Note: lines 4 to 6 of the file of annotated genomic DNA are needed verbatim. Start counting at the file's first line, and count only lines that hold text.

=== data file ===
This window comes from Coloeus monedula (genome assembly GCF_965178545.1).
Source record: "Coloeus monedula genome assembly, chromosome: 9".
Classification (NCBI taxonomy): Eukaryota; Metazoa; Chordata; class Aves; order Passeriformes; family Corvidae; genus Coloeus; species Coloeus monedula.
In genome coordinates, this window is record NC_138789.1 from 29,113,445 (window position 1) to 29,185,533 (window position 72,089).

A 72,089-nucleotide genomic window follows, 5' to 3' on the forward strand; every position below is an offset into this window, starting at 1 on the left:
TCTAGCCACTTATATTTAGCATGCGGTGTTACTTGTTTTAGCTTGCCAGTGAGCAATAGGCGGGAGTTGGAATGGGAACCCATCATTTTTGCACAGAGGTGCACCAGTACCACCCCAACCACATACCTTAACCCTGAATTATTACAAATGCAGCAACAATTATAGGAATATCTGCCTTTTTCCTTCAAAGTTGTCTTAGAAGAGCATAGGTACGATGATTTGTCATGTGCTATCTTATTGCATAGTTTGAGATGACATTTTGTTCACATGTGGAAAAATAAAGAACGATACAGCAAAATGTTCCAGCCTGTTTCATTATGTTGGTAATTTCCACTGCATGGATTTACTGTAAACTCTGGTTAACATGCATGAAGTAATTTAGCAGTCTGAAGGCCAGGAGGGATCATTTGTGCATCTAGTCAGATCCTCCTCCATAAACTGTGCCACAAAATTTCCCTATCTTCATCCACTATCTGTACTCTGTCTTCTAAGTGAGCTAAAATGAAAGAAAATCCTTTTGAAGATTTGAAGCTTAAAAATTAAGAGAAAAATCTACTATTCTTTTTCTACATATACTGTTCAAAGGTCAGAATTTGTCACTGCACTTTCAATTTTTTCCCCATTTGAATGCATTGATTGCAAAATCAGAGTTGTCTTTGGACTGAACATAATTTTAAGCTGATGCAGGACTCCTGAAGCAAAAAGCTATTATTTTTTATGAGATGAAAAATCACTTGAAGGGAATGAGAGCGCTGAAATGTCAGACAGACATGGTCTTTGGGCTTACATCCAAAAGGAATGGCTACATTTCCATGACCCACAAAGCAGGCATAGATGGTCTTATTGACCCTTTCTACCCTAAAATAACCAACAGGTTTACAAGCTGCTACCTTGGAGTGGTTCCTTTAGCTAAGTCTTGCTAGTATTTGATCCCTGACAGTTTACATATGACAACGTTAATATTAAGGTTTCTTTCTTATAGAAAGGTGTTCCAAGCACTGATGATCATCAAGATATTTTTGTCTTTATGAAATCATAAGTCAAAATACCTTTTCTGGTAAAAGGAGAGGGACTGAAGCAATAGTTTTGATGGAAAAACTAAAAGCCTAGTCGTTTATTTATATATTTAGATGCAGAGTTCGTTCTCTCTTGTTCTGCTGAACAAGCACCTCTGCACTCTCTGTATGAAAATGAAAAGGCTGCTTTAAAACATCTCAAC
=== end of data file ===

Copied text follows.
In genome coordinates, this window is record NC_138789.1 from 29,113,445 (window position 1) to 29,185,533 (window position 72,089).

A 72,089-nucleotide genomic window follows, 5' to 3' on the forward strand; every position below is an offset into this window, starting at 1 on the left:
TCTAGCCACTTATATTTAGCATGCGGTGTTACTTGTTTTAGCTTGCCAGTGAGCAATAGGCGGGAGTTGGAATGGGAACCCATCATTTTTGCACAGAGGTGCACCAGTACCACCCCAACCACATACCTTAACCCTGAATTATTACAAATGCAGCAACAATTATAGGAATATCTGCCTTTTTCCTTCAAAGTTGTCTTAGAAGAGCATAGGTACGATGATTTGTCATGTGCTATCTTATTGCATAGTTTGAGATGACATTTTGTTCACATGTGGAAAAATAAAGAACGATACAGCAAAATGTTCCAGCCTGTTTCATTATGTTGGTAATTTCCACTGCATGGATTTACTGTAAACTCTGGTTAACATGCATGAAGTAATTTAGCAGTCTGAAGGCCAGGAGGGATCATTTGTGCATCTAGTCAGATCCTCCTCCATAAACTGTGCCACAAAATTTCCCTATCTTCATCCACTATCTGTACTCTGTCTTCTAAGTGAGCTAAAATGAAAGAAAATCCTTTTGAAGATTTGAAGCTTAAAAATTAAGAGAAAAATCTACTATTCTTTTTCTACATATACTGTTCAAAGGTCAGAATTTGTCACTGCACTTTCAATTTTTTCCCCATTTGAATGCATTGATTGCAAAATCAGAGTTGTCTTTGGACTGAACATAATTTTAAGCTGATGCAGGACTCCTGAAGCAAAAAGCTATTATTTTTTATGAGATGAAAAATCACTTGAAGGGAATGAGAGCGCTGAAATGTCAGACAGACATGGTCTTTGGGCTTACATCCAAAAGGAATGGCTACATTTCCATGACCCACAAAGCAGGCATAGATGGTCTTATTGACCCTTTCTACCCTAAAATAACCAACAGGTTTACAAGCTGCTACCTTGGAGTGGTTCCTTTAGCTAAGTCTTGCTAGTATTTGATCCCTGACAGTTTACATATGACAACGTTAATATTAAGGTTTCTTTCTTATAGAAAGGTGTTCCAAGCACTGATGATCATCAAGATATTTTTGTCTTTATGAAATCATAAGTCAAAATACCTTTTCTGGTAAAAGGAGAGGGACTGAAGCAATAGTTTTGATGGAAAAACTAAAAGCCTAGTCGTTTATTTATATATTTAGATGCAGAGTTCGTTCTCTCTTGTTCTGCTGAACAAGCACCTCTGCACTCTCTGTATGAAAATGAAAAGGCTGCTTTAAAACATCTCAAC